The emphasis of alcohol in the legal world is, of course, entirely informal and one may argue that those who don’t wish to drink alcohol won’t face any deliberate scrutiny for not doing so: however, this doesn’t account for the empirical, lived experiences of many lawyers who have felt excluded by the lack of cultural and religious diversity in law firms. Muslims are affected by this as a faith group as it is expressly forbidden in Islam to consume alcohol; there are also stringent rules regarding whether Muslims can even consume food and other drinks from a venue where alcohol is served. But other groups, such as ex-alcoholics or those who simply wish not to drink in work settings, are also alienated by this informal policy of drinking at social events in order to make a good, friendly impression and score ‘likeability points’ with one’s colleagues.
The unregulated consumption of alcohol during internal social events can also result in wider legal and ethical issues, which law firms are just now starting to appreciate. Kieran Pender, a senior legal adviser at the International Bar Association, has stated that ‘we have seen alcohol involved in many cases of sexual harassment and misconduct, so the profession really needs to face up to this’.
It is not only Muslims who must wrestle with these unspoken values of professional ‘etiquette’; for observant Jews, as one example, it remains a struggle to discuss with employers why they cannot work on Friday nights or for most of Saturday because they’re observing Shabbat. Similarly, checking phones and emails is impossible, which makes many observant Jews completely unreachable during these days. This may set apart some religious Jews from other employees who do work on Saturdays, who do attend calls and even come into offices if need be. But such differences should be celebrated and welcomed in a diverse law firm, rather than tacitly shunned.
The next steps are easy and small: social events can exclude alcohol altogether and focus instead on team-building experiences: the Instagram user ‘@life.with.maab’ is a practicing Muslim who has written a post about navigating alcoholic events at legal institutions. She began by stating ‘I’ve had many DMs about [this]’, which proves that this is a real and burgeoning issue for many lawyers. Drawing on her personal experience, she portrayed the dilemma simply: ‘do we give in to the pressure to fit in or do we decline the invitation and potentially hurt our future career progression?’ – there is a palpable undercurrent of fear that law firms will not understand (or even respect) different religious values which conflict with their own.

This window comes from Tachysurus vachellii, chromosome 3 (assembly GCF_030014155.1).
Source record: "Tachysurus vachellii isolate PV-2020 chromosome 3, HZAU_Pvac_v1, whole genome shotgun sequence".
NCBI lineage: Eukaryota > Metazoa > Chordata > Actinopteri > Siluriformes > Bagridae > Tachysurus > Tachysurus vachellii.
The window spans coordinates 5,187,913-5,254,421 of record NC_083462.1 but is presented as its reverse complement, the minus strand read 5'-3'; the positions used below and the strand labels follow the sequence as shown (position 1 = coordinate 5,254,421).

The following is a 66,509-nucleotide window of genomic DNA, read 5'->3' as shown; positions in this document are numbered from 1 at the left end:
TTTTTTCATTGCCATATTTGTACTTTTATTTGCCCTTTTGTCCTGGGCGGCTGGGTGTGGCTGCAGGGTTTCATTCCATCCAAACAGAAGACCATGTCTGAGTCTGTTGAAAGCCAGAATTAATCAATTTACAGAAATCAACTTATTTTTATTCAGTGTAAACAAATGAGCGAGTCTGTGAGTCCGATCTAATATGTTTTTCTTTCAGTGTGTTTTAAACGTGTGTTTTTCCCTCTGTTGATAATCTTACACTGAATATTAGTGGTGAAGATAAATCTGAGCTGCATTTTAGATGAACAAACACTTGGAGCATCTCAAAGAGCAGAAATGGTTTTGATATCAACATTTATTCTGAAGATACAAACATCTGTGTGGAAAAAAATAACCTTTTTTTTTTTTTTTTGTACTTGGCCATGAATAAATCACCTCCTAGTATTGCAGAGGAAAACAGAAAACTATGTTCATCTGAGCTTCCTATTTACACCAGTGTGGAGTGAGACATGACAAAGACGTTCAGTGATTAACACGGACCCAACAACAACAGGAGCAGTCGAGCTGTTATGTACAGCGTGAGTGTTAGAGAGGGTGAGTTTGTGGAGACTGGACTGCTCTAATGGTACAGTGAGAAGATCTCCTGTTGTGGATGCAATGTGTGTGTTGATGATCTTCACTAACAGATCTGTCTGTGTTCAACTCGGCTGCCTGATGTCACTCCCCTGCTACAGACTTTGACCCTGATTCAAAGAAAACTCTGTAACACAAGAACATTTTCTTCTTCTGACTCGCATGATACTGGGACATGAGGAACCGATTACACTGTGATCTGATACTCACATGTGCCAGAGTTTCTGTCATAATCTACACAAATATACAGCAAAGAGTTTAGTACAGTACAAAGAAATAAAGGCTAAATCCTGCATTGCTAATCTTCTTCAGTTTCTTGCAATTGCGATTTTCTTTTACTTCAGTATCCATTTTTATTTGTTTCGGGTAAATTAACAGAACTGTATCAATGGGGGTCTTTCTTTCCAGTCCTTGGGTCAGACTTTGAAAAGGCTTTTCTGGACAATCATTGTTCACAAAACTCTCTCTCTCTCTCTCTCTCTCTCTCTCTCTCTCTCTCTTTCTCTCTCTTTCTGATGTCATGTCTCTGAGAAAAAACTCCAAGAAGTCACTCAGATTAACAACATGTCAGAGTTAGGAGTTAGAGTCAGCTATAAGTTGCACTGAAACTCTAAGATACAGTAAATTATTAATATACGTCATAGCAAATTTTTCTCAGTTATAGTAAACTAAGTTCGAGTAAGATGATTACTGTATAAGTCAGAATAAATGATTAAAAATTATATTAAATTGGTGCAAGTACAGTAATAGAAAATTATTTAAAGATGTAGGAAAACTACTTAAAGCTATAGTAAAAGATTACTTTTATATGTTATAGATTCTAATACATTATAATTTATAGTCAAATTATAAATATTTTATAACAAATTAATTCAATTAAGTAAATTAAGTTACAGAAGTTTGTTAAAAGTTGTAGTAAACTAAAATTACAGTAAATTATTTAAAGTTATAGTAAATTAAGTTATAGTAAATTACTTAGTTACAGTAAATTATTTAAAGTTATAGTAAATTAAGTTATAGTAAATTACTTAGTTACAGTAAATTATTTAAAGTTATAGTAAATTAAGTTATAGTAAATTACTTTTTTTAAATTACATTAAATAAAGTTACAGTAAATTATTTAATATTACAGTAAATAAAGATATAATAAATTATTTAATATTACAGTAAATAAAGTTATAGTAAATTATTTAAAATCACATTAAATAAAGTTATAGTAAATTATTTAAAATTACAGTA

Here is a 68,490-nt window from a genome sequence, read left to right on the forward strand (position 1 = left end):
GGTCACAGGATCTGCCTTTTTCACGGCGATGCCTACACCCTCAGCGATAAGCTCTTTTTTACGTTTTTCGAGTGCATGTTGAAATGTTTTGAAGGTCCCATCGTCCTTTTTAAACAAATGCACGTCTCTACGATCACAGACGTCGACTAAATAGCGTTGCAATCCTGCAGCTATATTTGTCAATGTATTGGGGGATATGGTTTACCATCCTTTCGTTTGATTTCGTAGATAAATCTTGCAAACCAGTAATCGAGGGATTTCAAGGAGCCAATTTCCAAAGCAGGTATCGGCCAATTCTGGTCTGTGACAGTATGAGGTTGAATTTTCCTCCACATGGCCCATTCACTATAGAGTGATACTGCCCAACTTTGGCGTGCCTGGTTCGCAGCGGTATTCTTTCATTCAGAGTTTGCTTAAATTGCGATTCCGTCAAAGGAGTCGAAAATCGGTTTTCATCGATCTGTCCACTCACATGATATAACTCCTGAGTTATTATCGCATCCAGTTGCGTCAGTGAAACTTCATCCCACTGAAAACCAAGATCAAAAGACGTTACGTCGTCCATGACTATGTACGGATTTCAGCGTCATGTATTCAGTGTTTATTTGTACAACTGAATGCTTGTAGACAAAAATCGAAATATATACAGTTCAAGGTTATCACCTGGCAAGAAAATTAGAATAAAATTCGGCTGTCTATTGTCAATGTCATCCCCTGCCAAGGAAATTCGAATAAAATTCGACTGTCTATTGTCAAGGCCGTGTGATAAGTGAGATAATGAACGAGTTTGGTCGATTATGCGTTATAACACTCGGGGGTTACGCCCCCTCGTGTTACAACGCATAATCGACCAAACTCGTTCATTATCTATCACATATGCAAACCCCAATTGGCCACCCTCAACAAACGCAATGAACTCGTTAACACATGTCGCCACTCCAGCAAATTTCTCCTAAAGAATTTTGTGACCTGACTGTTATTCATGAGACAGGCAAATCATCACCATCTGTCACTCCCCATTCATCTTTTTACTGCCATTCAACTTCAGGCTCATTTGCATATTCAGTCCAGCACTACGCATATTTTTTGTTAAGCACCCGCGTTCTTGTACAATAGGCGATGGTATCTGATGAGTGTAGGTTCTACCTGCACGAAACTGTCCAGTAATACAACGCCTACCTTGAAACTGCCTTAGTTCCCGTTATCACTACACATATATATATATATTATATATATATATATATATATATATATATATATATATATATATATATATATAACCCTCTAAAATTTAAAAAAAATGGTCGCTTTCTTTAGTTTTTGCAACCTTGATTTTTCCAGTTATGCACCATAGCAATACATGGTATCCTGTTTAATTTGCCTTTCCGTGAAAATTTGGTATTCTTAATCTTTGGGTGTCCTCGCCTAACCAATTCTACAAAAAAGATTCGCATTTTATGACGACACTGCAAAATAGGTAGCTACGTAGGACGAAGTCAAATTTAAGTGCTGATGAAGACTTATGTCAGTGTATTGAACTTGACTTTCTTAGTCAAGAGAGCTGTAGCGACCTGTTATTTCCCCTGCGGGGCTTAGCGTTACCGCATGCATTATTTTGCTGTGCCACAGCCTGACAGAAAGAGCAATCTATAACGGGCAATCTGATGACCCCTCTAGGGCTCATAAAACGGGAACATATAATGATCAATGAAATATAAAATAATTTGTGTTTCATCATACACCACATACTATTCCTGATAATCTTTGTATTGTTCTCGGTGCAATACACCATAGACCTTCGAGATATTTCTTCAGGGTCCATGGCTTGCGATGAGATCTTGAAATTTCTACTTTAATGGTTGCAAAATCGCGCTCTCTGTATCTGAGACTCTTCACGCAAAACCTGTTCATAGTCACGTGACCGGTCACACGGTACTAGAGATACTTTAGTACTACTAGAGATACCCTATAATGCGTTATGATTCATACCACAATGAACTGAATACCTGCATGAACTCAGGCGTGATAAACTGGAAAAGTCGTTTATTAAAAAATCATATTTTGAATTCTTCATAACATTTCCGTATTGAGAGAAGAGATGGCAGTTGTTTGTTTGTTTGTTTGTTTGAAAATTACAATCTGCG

Thankfully, the account does outline some potential ideas for non-alcoholic social events which are more inclusive- and fun! She suggests ideas like bowling, escape rooms, group volunteering, sports days, pottery and painting classes, team cooking classes, laser tagging and go-karting, flower arrangement classes, and going to amusement parks- all to name a few. Personally, I recently spoke with two apprentices who’d just begun their journeys at CMS; both were elated to discuss how CMS had arranged virtual escape rooms and a virtual pizza-making class to facilitate team bonding.
These alternative social events will help to create a more inclusive legal environment. It will also create groups of young lawyers who are more heavily involved during social events as there is no expectation to simply ‘drink and discuss’ but instead to properly get to know your team-mates. As such, lawyers from all backgrounds can form relationships outside of networking in bars, where there can be a constant air of competition.
Diversity will not be a given in the legal world; it must be actively sought and worked for. Law firms cannot merely pat themselves on the back for reaching their target rates of however many BAME or disabled lawyers they were able to take on board this year; there must be a constant endeavour to accommodate for the diversity of their employees.
Flexibility is often cited as a quality that is highly desired in a potential work candidate. But law firms should observe the same principle with just as much zeal, if they do indeed want a diverse and inclusive workforce. Not all employees will be able to work in the same way; this shouldn’t affect one’s chances of succeeding in the workplace so long as both the employer and employee reach a firm understanding of which values the employee is unwilling to sacrifice. Here, then, ‘cardboard values’ have no place in the discussion.